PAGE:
Varya Sun 03-Feb-13 19:43:36

I think its best to give food to nourish the beggar rather than money which may not buy the best things for them. I used to give pies and tea to beggars in our town. But it is disgraceful that we spend millions abroad, whilst people in UK are reduced to begging and living rough. We should always look after our own before others in foreign states IMO.

porridgewithalmondmilk Sun 03-Feb-13 19:49:14

I think its best to give food to nourish the beggar single mums claiming income support rather than money which may not buy the best things for them.

Yes, it does look different. I'm inclined to side with Greensleeves here the more I think about it - very patronising and unpleasant.

It's the wealth divide that grates me the most. I went to Harrods today with the family I look after and it was full of people swanning around in tgeir furs buying encrusted iPad cases sold at £2200 where just outside a man sat in the gutter probably with little idea where he would sleep that night.
This is a disgrace and speak volumes about our country.


blush sorry!

fairylightsinthesnow Sun 03-Feb-13 19:50:38

Varya, the millions we spend abroad is the tiniest, tiniest % of GDP, literally 0.0 something. If homelessness in the UK could be solved by chucking that money at it, it would have been done already. People in the UK are homeless for many, many reasons it is not as simple as extra funding. The idea that someone is more or less worthy of "our" help because they are one of "us" purely by dint of being born on one side of a line on a map is bonkers, nasty and simplistic.

porridgewithalmondmilk Sun 03-Feb-13 19:54:28

But Seventh, why shouldn't they spend THEIR money?

Wealth is not a crime, unless you get it by means that are either illegal or morally questionable. We NEED wealthy people - I am by no means in their league but I do earn over £40,000 a year now and with that I pay a heck of a lot of tax and I do support charities. I also work hard and I do a valuable job.

I have nothing but sympathy for people reduced to begging and for other people in horrible circumstances - I've been there and it's shit. But how does me spending money I've earned on an item of clothing I've had my eye on or a pretty item for my house mean that it's a "disgrace" other people don't have the same?

If we gave every 18 year old exactly the same amount of money right now, no one with more or less - in forty years time would they all have the same? Or would you expect some to be wealther than others?

porridgewithalmondmilk Sun 03-Feb-13 19:57:21

This is an interesting article:

It isn't as simple as "give a homeless person a home and they'll be happy and everything will be tickety boo" as the article shows. Homelessness can be the lesser of two evils - it was for me. I had friends I could feasibly have stayed with but I couldn't - it would have been too miserable to have been reliant on other people's pity.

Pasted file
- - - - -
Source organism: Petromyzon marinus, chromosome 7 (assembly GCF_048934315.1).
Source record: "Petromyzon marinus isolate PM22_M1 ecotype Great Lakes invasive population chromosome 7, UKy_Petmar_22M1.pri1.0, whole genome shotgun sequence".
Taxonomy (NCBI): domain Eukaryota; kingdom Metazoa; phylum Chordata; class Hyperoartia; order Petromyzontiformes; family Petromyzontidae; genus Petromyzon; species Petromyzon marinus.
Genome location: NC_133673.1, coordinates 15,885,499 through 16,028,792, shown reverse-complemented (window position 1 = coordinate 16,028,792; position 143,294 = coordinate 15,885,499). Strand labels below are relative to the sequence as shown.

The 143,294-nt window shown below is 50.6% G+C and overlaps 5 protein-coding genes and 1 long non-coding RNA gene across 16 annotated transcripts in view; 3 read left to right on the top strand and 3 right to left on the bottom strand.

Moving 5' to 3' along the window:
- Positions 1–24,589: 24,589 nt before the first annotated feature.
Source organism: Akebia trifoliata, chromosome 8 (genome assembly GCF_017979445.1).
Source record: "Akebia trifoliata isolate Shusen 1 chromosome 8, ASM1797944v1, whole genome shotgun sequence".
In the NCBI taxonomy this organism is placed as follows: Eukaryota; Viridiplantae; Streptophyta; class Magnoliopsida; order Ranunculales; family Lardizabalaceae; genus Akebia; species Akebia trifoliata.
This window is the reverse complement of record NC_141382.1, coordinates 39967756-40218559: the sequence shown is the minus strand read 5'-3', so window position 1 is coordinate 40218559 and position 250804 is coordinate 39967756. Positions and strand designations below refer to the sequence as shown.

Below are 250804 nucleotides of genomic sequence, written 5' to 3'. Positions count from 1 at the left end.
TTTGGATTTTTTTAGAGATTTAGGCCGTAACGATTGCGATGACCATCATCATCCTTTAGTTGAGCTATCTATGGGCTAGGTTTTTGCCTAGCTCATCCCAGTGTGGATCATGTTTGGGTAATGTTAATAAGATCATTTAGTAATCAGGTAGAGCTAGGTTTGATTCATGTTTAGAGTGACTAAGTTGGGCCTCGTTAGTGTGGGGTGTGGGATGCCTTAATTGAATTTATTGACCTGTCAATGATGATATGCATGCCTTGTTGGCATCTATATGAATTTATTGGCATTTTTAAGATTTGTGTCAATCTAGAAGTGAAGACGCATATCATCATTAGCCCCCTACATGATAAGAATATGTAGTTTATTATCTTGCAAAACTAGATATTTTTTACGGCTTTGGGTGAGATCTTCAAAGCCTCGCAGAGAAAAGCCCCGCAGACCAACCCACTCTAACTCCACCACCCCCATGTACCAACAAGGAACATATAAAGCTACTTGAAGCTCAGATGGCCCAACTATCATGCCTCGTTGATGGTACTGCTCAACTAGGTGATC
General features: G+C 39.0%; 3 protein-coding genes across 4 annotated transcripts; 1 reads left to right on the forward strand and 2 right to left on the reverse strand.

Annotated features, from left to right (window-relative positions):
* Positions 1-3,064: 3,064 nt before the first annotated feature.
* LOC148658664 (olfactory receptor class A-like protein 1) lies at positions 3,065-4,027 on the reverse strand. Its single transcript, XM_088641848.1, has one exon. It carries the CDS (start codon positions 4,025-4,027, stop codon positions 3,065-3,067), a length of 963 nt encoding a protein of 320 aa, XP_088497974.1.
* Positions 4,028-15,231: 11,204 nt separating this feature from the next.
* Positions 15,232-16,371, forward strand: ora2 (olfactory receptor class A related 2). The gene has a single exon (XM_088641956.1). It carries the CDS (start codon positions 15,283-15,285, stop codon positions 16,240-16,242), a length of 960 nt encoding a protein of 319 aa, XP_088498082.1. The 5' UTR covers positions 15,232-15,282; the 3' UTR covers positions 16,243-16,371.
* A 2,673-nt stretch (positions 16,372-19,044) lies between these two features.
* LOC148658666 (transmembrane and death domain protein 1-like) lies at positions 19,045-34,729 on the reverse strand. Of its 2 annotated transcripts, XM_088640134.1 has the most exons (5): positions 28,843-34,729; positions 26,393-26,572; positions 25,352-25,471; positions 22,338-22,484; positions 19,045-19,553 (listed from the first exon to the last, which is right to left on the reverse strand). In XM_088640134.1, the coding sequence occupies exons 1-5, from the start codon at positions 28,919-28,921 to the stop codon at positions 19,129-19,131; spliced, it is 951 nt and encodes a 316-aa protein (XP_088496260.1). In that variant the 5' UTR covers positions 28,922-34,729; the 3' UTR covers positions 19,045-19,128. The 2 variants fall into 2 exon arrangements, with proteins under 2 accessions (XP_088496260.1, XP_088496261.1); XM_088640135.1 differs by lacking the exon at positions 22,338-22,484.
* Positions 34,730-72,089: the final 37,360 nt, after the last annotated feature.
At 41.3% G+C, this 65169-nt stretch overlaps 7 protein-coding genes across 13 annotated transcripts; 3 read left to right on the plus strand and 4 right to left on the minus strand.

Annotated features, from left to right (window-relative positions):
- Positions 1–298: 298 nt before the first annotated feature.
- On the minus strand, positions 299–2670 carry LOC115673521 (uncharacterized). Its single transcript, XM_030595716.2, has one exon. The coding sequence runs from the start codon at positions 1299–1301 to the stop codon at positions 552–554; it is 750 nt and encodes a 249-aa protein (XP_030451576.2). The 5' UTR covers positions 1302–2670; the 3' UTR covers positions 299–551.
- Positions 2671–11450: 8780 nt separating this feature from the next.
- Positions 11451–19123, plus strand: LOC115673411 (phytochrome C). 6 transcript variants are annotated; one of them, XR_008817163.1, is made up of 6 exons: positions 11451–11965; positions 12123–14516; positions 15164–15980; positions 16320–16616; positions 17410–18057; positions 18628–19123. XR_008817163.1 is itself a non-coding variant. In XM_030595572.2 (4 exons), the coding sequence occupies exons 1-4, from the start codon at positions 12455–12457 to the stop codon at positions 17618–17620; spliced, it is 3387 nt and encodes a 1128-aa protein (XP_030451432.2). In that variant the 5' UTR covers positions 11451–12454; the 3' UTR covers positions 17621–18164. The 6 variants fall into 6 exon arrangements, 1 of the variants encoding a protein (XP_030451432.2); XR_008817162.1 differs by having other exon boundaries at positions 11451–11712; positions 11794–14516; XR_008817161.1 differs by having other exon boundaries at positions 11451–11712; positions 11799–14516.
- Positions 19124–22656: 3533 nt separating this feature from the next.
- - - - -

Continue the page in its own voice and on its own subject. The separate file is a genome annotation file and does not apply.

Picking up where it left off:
LyingWitchInTheWardrobe Sun 03-Feb-13 20:01:20

To be honest though, if you need to feed your kids would you really care whether you had the food or the money you needed to buy that food? Really, what difference does it make? Do you put people who utilise food banks on some kind of lower strata? No. If I lost my job and needed benefits to feed the kids what difference would it make to my 'worth' whether I received vouchers/similar or money - I didn't earn either but they're available to me and everyone else and thank god for that.

I think there are people on this thread out for an argument and to bang the same old drum, not to any effect, but it causes bad feeling so... result! hmm

yy OP to your last post. It is disgusting. Perhaps 'Disgusted of Derby' will stop impotently crticising you on this thread and actually go and lobby their MP.

I agree with Greeny

MrsOakenshield Sun 03-Feb-13 20:05:29

haven't read the whole thread but I suppose one way to look at it is that the food you bought him will not have killed him. Whereas, very possibly, the money someone else gives him one day well might. Yes, once you give him the money it is his to spend how he chooses, but (if he was, I have no idea but worse case scenario) alchoholics and drug addicts are hardly in the best position to make good decisions. Of course, it could be the cash that gets him into a shelter, and by not giving him cash he's not so hungry but on the streets tonight. You can't know. Maybe, if you see him regularly, alternate giving cash and buying him food? I don't think you did a bad thing.

porridgewithalmondmilk Sun 03-Feb-13 20:06:05

Lying, I actually agree with you but I bet if a thread was started stating that people on benefits should only be "paid" in food/clothing vouchers that couldn't be used on fags/booze everyone would go MAD grin

LyingWitchInTheWardrobe Sun 03-Feb-13 20:15:40

It's coming, I think, porridge... maybe not today, maybe not tomorrow - but soon - or eventually. The government (any party) is all about 'control' and they'll focus attention in the wrong place until the cows come home.